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JAHP_MH20161217111239-R1_Rajput et al

 

 

Research Article

 

Occurrence of Anthrax Spores in Small Ruminants Hair/Wool in District Tharparkar, Sindh

 

Maryam Rajput1, Asghar Ali Kamboh1*, Parkash Dewani2, Aslam Parvez Umrani2, Rahmatullah Rind1

1Department of Veterinary Microbiology, Faculty of Animal Husbandry and Veterinary Sciences, Sindh Agriculture University, Tandojam 70060, Pakistan; 2Directorate of Veterinary Research and Diagnosis, Central Veterinary Diagnostic Laboratory (CVDL) Tandojam, Sindh, Pakistan.

 

Abstract | Bacillus anthracis (B. anthracis) is a spore-forming bacteria that causes anthrax in animals, including small ruminants. The present study, for the first time investigated the B. anthracis spores contamination in small ruminant’s wool/hair in district Tharparkar, Pakistan. Randomly selected sheep and goats (n=40 each) were used for sample collection from different body parts i.e., abdomen, neck + face, fore limbs and hind limbs. Overall results showed that 28% samples were contaminated with anthrax spores. A moderately high (P > 0.05) incidence of anthrax spores was observed in samples collected from abdomen (35%), followed by neck + face (30%), fore limbs (25%) and hind limbs (20%) respectively. Sheep wool (30%) has a higher contamination level (P < 0.05) than goat hair (25%). In sheep, the highest prevalence was observed in 2 years of age group i.e., 4/8 (50%), whereas, 3/8 (37.5%), 3/12 (25%) and 2/12 (16.6%) samples were positive in age groups of 2 ½, 3 and 4 years respectively. However, in goats the prevalence was recorded as 6/12 (50%), 3/12 (25%) and 1/8 (12.5%) in age groups of 2, 2 ½ and 3 years respectively, whereas, anthrax spores were not found in goats of 4 years age-group. These results indicated that wool/hair of small ruminants harbor B. anthracis spores. Moreover, sheep wool harbored relatively higher spore numbers as compared to goat hair.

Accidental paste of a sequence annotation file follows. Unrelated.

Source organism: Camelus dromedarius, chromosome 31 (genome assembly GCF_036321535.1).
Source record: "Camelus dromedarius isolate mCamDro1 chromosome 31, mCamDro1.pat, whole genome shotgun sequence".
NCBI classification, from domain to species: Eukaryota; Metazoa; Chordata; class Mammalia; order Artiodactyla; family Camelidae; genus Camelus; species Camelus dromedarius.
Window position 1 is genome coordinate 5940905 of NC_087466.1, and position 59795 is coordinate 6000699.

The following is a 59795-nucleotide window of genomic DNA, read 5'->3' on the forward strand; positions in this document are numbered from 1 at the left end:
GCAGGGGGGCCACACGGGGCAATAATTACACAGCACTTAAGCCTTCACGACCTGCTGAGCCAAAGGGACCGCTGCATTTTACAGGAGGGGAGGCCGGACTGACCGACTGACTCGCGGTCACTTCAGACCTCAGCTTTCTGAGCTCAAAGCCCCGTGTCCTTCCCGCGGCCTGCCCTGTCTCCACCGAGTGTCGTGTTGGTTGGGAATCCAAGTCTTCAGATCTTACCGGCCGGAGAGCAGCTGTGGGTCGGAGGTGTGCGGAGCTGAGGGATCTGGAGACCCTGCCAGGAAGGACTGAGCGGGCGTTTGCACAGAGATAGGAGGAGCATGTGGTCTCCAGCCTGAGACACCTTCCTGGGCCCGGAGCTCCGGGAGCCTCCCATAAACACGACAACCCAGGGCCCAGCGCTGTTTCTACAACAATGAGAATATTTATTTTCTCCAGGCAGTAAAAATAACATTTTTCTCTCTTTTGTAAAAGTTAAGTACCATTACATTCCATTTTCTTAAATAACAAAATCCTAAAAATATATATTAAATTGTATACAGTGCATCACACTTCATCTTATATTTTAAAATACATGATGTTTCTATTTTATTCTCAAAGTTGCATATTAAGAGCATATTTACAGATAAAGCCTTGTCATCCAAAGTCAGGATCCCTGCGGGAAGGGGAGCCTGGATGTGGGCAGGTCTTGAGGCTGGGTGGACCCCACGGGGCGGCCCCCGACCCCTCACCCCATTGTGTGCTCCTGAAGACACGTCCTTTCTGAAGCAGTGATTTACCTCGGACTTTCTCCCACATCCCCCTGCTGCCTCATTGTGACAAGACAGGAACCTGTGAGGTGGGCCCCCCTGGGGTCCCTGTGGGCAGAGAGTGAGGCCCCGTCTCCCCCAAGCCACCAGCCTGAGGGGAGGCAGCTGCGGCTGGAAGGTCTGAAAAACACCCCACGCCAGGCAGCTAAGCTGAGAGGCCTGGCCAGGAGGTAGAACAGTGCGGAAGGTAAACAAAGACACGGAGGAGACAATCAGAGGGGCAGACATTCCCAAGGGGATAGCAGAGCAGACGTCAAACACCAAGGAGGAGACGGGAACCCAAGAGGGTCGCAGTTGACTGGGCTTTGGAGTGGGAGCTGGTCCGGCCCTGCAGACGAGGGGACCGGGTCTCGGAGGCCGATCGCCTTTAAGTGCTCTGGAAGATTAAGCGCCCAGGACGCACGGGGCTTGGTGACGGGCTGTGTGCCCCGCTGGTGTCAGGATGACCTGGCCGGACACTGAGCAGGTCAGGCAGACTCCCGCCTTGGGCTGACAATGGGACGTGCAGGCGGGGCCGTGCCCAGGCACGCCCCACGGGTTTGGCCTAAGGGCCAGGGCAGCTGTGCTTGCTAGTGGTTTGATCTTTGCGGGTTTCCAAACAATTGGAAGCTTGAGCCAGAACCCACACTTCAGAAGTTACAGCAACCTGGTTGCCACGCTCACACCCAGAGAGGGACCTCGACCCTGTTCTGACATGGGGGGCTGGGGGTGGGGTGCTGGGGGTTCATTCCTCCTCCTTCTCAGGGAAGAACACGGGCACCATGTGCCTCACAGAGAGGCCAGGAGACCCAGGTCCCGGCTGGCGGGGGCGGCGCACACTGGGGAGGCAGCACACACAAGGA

Keywords | Anthrax Spore, Small ruminant, Tharparkar, Hair, Wool.

 

Editor | Sanjay Kumar Singh, Animal Gynecology Lab, Animal Reproduction Division, Indian Veterinary Research Institute, Izatnagar, Bareilly (UP), India.

Received | December 17, 2016; Accepted | January 20, 2017; Published | January 25, 2017

*Correspondence | Asghar Ali Kamboh, Department of Veterinary Microbiology, Faculty of Animal Husbandry and Veterinary Sciences, Sindh Agriculture University, Tandojam 70060, Pakistan; Email: drasgharkamboh@yahoo.com

Citation | Rajput M, Kamboh AA, Dewani P, Umrani AP, Rind R (2017). Occurrence of Anthrax spores in small ruminants hair/wool in district Tharparkar, Sindh. J. Anim. Health Prod. 5(1): 5-9.

DOI | http://dx.doi.org/10.14737/journal.jahp/2017/5.1.5.9

ISSN | 2308–2801

Copyright © 2017 Rajput et al. This is an open access article distributed under the Creative Commons Attribution License, which permits unrestricted use, distribution, and reproduction in any medium, provided the original work is properly cited.

 

Introduction

 

Small ruminants (goat and sheep) are common livestock of rural community all over the globe. Sometimes, goat is known as “Poor Man’s Cow”. At present, Pakistan supports 56.7 million heads of goats, consisting of about 25 well recognized breeds found in different regions of the country (Pirzada et al., 2016). Likewise, there was a 28.8 million heads of sheep that produced 43.6 thousand tons of wool. Usually small flocks of sheep and goats are raised together in plains and sub hilly areas of Pakistan (GoP, 2013-14; Panicker et al., 2015).